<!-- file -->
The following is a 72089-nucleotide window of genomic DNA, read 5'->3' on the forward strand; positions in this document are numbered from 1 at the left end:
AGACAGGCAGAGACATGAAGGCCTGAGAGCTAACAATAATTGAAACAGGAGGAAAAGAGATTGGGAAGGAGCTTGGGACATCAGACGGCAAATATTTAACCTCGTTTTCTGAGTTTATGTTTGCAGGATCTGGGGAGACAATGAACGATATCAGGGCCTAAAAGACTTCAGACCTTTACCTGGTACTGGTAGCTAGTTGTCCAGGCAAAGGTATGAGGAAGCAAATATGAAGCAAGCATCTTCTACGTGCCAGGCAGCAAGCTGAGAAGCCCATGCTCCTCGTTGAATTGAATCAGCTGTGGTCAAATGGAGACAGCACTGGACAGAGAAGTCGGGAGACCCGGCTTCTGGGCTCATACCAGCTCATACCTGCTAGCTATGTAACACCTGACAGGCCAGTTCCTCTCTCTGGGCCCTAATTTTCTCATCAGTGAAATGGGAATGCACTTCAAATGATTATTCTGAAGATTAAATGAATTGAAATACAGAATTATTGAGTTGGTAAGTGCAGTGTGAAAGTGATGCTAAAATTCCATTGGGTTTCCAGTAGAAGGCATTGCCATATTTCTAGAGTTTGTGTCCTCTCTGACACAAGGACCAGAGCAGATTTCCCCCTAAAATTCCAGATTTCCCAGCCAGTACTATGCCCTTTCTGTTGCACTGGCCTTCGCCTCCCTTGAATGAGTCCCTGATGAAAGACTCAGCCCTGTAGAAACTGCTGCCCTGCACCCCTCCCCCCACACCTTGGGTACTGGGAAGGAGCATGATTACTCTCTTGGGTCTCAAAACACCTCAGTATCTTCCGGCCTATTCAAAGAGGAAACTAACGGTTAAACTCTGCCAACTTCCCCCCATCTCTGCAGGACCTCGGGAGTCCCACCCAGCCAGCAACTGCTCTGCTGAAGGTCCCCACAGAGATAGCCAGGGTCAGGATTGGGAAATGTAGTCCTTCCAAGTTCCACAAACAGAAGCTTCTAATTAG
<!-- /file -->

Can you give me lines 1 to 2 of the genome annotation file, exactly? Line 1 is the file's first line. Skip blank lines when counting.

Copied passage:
The following is a 72089-nucleotide window of genomic DNA, read 5'->3' on the forward strand; positions in this document are numbered from 1 at the left end:
AGACAGGCAGAGACATGAAGGCCTGAGAGCTAACAATAATTGAAACAGGAGGAAAAGAGATTGGGAAGGAGCTTGGGACATCAGACGGCAAATATTTAACCTCGTTTTCTGAGTTTATGTTTGCAGGATCTGGGGAGACAATGAACGATATCAGGGCCTAAAAGACTTCAGACCTTTACCTGGTACTGGTAGCTAGTTGTCCAGGCAAAGGTATGAGGAAGCAAATATGAAGCAAGCATCTTCTACGTGCCAGGCAGCAAGCTGAGAAGCCCATGCTCCTCGTTGAATTGAATCAGCTGTGGTCAAATGGAGACAGCACTGGACAGAGAAGTCGGGAGACCCGGCTTCTGGGCTCATACCAGCTCATACCTGCTAGCTATGTAACACCTGACAGGCCAGTTCCTCTCTCTGGGCCCTAATTTTCTCATCAGTGAAATGGGAATGCACTTCAAATGATTATTCTGAAGATTAAATGAATTGAAATACAGAATTATTGAGTTGGTAAGTGCAGTGTGAAAGTGATGCTAAAATTCCATTGGGTTTCCAGTAGAAGGCATTGCCATATTTCTAGAGTTTGTGTCCTCTCTGACACAAGGACCAGAGCAGATTTCCCCCTAAAATTCCAGATTTCCCAGCCAGTACTATGCCCTTTCTGTTGCACTGGCCTTCGCCTCCCTTGAATGAGTCCCTGATGAAAGACTCAGCCCTGTAGAAACTGCTGCCCTGCACCCCTCCCCCCACACCTTGGGTACTGGGAAGGAGCATGATTACTCTCTTGGGTCTCAAAACACCTCAGTATCTTCCGGCCTATTCAAAGAGGAAACTAACGGTTAAACTCTGCCAACTTCCCCCCATCTCTGCAGGACCTCGGGAGTCCCACCCAGCCAGCAACTGCTCTGCTGAAGGTCCCCACAGAGATAGCCAGGGTCAGGATTGGGAAATGTAGTCCTTCCAAGTTCCACAAACAGAAGCTTCTAATTAG